You’d be hard pressed to go into a gym without seeing someone perform some type of oblique workout, rep after rep of twisting and/or side bending exercises to build a ripped stomach. But does this actually work?
It turns out old-school oblique workouts don’t do much to increase core strength and might not give you the ripped look you’re trying to achieve. Here’s what you need to know about your obliques and how to train them correctly.
What are the Obliques
The obliques are actually two muscles: internal obliques and external obliques. They are located on the sides of the abdominals (six-pack muscles) running from the hips to the rib cage. The internal obliques are located directly under the external obliques, and the muscle fibers travel perpendicular to each other.
For all intents and purposes, you can think of the obliques as a single muscle.
The obliques have three primary actions:
Lateral flexion – bending the torso sideways
Rotation – twisting the torso
Flexion – rounding the spine, like during a Sit-Up
Also, the obliques contract to help create intra-abdominal pressure—what happens when you take a deep breath in and tighten your core before a heavy lift. They help brace your spine and allow you to handle heavy loads with a lower risk of injury.
Where People Go Wrong With Oblique Workouts
People naturally want to train their obliques through the three actions listed above—especially lateral flexion and rotation. That’s why Side Bends (lateral flexion) and Med Ball Russian Twists (rotation) are so popular.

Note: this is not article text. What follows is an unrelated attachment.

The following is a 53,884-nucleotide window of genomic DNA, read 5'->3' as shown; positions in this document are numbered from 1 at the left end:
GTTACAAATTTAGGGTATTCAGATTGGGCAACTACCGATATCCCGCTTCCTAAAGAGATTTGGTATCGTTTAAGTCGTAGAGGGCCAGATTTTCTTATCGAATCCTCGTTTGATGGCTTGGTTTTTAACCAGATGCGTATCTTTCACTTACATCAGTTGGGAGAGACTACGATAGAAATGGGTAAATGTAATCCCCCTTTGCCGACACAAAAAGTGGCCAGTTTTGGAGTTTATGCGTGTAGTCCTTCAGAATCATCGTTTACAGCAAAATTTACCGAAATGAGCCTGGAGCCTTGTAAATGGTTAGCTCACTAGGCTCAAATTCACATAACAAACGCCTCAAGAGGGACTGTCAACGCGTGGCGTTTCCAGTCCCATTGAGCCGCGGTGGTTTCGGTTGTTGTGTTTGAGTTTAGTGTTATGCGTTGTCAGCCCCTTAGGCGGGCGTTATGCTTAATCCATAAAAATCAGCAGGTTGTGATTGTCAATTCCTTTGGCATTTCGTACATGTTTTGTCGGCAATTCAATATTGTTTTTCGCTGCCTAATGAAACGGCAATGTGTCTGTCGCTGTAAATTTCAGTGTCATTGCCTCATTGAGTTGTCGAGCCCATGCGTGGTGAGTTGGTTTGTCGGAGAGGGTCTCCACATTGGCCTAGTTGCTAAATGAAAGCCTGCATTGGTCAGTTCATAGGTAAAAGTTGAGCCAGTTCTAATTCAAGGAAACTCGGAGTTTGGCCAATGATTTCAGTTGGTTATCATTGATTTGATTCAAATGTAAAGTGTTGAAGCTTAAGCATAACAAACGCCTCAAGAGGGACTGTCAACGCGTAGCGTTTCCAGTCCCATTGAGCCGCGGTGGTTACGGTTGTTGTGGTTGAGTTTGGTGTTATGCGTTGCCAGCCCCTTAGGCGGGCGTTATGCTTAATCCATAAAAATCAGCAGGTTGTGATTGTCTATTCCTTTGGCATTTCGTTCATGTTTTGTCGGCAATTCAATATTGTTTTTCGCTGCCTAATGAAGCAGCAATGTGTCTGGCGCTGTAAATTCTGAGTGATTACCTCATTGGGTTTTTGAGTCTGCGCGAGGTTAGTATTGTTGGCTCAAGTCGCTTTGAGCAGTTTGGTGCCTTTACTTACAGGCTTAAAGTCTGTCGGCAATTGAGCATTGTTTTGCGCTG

Although the obliques can move your torso in these actions, you need to consider how they actually function when lifting weights, performing a sports skill or doing something as simple as carrying grocery bags.
“You can really get a hard muscle contraction if you use a dynamic motion like a Side Bend, but it goes back to why you’re doing what you’re doing,” says Dr. John Rusin, strength coach, physical therapist and owner of John Rusin Fitness Systems. “The obliques create a brace at the pillar, more tension in the hips and throughout the torso and link those things up to the rib cage.”
The obliques don’t do much to move the torso—or the “pillar” as Rusin calls it. Rather, they resist movement to prevent the lumbar spine (lower back) from moving too much. This helps transfer the power you produce with your legs and hips to your upper body during sports skills like swinging a baseball bat.
“A baseball swing is all about keeping your torso in a stable position but transferring force from the ground and your hips through a stable base and out your upper extremities,” adds Rusin. “There’s not a lot of motion there . . . it’s not like your spine is twisting.”
So old-school oblique exercises don’t do much to train this function. They also emphasize bending and twisting the lumbar spine, which it’s not designed to handle. They won’t cause much of a problem for a healthy person in the short term, but they add wear and tear over time. And if you have back pain, moving like this will likely exacerbate it. One of the worst offenders is the Seated Twist Machine.